Archive » Australia and New Zealand » Partner Migration - Australia. Doesn't fit!
Member # 2024
|Posted February 12, 2002 07:20 AM |
My British partner is looking to migrate to Australia as my interdependent partner (I am an Australian citizen by birth). We do not exactly fit the criteria because we have not lived together for the past 12 months, the reason being that we cannot live in the same country for longer than six months at a time. We have lived together for 12 months in total, but this is spread over a 4 year period (the longest co-habitation being 6 months).
For the same reason we do not have a joint bank account or joint household bills - it's impossible, given that we can only visit each other's countries. However, we do look after one another's financial affairs and support one another financially when we're together and have evidence of this over a long period of time, along with a great deal of evidence re the genuineness of the relationship, travel together, mail sent to the same address, etc..
Can someone let me know if we're likely to be considered under 'compassionate grounds'? And is there anything special we need to do or provide given our circumstances?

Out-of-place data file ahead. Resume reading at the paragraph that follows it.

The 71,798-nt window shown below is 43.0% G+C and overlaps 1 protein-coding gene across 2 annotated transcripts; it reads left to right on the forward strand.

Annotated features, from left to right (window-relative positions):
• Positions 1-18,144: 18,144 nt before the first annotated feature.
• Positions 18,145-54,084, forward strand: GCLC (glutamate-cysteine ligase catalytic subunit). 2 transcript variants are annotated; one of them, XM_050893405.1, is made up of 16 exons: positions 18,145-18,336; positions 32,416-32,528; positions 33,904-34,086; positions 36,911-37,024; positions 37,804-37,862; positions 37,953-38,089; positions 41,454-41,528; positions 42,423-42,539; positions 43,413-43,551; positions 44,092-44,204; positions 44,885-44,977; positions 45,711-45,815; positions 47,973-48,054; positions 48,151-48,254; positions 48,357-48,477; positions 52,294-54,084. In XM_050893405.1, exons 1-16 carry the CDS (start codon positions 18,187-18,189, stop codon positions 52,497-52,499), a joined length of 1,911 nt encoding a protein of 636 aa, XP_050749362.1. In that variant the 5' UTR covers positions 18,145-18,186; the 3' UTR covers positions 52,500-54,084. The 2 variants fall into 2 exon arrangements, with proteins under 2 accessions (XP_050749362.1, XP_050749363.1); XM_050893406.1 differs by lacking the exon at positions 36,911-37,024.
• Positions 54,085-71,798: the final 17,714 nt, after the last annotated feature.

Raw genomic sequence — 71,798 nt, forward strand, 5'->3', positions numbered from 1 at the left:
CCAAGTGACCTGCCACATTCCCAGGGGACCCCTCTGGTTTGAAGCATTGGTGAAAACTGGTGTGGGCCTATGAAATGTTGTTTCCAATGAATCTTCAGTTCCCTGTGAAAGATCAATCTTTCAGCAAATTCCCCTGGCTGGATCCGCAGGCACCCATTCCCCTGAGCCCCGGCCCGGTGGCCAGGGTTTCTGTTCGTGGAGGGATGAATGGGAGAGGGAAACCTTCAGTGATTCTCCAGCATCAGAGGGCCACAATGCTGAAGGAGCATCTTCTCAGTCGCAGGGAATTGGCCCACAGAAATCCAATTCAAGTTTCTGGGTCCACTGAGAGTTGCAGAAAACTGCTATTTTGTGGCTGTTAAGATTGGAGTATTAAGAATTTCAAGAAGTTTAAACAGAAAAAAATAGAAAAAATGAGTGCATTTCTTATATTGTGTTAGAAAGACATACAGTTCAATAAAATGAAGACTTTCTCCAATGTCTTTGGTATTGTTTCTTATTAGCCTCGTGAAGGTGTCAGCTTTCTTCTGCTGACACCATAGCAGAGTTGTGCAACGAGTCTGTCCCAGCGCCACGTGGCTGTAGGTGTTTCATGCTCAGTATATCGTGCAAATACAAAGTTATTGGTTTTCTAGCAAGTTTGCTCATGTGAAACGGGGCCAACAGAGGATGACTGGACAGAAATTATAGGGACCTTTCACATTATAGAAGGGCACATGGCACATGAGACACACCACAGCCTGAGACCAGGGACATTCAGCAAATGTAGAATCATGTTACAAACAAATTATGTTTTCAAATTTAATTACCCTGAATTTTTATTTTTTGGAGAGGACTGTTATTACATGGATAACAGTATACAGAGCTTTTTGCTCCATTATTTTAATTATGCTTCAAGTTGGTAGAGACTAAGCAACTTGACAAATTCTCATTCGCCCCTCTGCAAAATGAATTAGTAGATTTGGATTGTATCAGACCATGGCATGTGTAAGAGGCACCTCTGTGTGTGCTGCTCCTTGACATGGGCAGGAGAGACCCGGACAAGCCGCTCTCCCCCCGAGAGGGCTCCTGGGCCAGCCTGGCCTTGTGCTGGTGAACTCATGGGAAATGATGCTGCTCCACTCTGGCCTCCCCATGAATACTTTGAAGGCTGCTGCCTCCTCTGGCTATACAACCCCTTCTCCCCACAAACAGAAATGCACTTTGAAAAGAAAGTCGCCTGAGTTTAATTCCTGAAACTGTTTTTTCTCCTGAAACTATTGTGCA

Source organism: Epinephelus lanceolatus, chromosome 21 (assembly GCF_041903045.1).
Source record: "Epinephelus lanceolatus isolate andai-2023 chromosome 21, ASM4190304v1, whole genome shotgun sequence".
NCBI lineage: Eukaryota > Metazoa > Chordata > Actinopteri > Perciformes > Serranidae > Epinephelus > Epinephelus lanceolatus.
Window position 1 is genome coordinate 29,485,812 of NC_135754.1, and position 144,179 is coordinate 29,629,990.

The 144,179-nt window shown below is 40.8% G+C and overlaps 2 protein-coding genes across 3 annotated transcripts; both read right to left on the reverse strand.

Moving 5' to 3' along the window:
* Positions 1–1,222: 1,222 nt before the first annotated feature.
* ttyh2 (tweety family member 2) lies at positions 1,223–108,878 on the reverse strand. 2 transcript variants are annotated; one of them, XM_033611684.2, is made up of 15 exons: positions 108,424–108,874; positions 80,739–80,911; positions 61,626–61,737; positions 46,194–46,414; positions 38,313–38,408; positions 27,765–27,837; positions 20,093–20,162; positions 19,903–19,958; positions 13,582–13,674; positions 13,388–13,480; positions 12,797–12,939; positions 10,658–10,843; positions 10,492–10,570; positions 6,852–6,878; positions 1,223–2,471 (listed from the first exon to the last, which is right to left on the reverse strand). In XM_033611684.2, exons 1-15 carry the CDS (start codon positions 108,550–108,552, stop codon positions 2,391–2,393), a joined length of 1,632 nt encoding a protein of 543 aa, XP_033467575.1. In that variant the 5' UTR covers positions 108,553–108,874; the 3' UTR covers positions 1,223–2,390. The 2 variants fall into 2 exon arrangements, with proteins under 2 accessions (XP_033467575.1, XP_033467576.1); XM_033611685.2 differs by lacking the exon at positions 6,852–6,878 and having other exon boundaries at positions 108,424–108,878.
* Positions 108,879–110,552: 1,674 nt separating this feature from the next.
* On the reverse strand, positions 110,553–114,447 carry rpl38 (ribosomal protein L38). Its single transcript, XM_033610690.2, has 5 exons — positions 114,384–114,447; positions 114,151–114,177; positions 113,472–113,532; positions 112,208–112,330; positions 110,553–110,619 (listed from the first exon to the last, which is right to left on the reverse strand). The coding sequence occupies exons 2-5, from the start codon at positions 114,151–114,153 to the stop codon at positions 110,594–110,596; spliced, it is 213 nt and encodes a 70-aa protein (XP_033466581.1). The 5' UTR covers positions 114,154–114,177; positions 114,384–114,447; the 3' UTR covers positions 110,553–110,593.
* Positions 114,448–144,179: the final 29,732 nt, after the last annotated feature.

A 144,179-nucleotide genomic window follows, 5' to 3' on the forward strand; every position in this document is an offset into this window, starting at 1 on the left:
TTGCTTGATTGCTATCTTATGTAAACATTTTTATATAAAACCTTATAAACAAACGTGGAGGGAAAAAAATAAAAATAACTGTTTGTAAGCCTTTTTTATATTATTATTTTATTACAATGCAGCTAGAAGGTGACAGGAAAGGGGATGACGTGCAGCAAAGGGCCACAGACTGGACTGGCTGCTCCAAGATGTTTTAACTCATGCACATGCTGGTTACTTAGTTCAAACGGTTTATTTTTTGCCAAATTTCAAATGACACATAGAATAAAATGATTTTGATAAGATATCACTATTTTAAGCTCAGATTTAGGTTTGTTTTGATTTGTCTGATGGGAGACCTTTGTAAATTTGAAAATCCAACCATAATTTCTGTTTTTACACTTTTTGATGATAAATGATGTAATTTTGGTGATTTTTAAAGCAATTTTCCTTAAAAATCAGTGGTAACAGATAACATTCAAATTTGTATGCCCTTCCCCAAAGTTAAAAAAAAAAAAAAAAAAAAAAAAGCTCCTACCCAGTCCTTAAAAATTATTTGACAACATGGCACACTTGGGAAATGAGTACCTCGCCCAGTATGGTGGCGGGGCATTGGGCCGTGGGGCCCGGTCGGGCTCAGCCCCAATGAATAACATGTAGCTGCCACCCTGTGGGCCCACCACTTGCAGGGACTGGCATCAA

The reason it has taken us so long to apply for him to migrate to Australia is because we had always thought I would migrate to the UK to be with him - however, we feel strongly that we don't want to be forced to marry because of immigration laws and there is no other way for me to migrate to the UK. And so we are now looking at him coming to Australia instead as we are not required to be married.
Any advice or assistance would be just wonderful ... it's all so stressful.
Member # 5
|Posted February 15, 2002 03:38 PM |
I am sure that the fact that you are not allowed to be in each other's countries for more than 6 months in a year will be understood by the visa officer processing your case. It is more likely your partner won't be granted a visa if one or both of you broke immigration laws and were illegally resident in one or the other's countries!! You should highlight this fact in your witness statements.
You should provide as much evidence as possible as to your joint financial, social and emotional committments. Any Affidavits from common friends, both your parents, etc. will all be of help to the visa officer assessing your case.
Elfa Kere, Consultant
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